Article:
Derek Simmons, Director of Student Services with Caroline County Public Schools, comments, “For All Seasons thinks out-of-the box and has been an excellent partner in providing school-based mental health services in our county. Caroline County has an access issue to these services because of the location of its towns. The after-school and summer mental health services are an example of this great partnering.”

Another example of For All Seasons ability to address current needs, were the discussion groups they held during the past school year around the Netflix “13 Reasons Why”series. These groups enabled middle school students to be engaged in dialogue and communication around the issues of depression and suicide.

Simmons adds, “Nothing seems out of the ordinary to ask and they always see a way to make things happen. For All Seasons has opened our eyes to what we can have for a school-based mental health provider.”

Other school-based offerings that For All Seasons has provided have included a 5th grade girls group, which provides a supportive environment as girls as they enter middle school. The group allows girls to connect with one another and share common family situations. According to Lynn, these girls have really created a bond with one another.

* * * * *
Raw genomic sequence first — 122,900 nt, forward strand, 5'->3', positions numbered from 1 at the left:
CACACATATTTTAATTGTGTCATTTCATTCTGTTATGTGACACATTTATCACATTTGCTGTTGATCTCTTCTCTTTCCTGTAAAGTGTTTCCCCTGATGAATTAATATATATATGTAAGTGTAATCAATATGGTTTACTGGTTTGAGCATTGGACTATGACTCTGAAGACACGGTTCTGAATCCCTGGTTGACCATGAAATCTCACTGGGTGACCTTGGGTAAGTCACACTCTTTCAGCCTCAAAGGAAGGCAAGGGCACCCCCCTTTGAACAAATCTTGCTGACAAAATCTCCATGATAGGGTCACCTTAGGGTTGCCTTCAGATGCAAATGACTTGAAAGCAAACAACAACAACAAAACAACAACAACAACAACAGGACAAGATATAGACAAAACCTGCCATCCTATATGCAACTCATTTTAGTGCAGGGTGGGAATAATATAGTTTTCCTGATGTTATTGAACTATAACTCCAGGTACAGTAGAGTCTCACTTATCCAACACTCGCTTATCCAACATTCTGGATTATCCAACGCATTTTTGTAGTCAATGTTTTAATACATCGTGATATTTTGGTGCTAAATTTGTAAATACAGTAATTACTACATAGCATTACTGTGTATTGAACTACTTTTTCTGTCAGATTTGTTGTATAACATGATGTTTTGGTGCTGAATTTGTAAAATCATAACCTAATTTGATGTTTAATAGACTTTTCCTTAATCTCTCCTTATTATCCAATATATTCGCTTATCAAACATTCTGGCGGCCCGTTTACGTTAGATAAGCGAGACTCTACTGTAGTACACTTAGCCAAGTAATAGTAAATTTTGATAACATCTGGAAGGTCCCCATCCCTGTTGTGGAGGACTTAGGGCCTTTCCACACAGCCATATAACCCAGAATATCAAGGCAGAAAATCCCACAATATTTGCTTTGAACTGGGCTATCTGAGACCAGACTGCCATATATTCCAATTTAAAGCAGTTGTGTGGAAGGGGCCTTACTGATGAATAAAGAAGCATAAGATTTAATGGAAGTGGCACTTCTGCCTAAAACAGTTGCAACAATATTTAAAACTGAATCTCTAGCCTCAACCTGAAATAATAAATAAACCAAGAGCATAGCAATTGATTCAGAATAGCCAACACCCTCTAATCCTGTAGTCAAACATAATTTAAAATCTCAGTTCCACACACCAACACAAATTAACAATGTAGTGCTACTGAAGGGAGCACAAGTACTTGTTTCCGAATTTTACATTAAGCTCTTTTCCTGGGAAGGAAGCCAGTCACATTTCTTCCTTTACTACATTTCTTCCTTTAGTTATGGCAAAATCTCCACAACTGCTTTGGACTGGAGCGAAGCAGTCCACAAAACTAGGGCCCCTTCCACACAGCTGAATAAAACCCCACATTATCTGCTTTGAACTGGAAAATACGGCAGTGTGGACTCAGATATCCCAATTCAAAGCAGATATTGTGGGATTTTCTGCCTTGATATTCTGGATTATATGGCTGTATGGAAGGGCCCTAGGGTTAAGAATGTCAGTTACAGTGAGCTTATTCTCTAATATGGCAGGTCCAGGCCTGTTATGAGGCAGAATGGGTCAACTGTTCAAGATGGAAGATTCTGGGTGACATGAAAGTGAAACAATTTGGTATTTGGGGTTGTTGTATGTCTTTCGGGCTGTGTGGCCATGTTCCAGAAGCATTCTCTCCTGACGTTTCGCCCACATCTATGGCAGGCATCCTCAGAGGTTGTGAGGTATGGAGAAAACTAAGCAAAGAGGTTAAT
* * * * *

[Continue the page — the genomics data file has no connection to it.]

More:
For All Seasons also implemented a transition program where 6th graders mentor 5th graders as they are transitioning into middle school. This transition is important to students because of what students now experience in middle school. Truitt add, “With all that is going on in the world, we can empower students to know when they need help and when their friends need help dealing with something.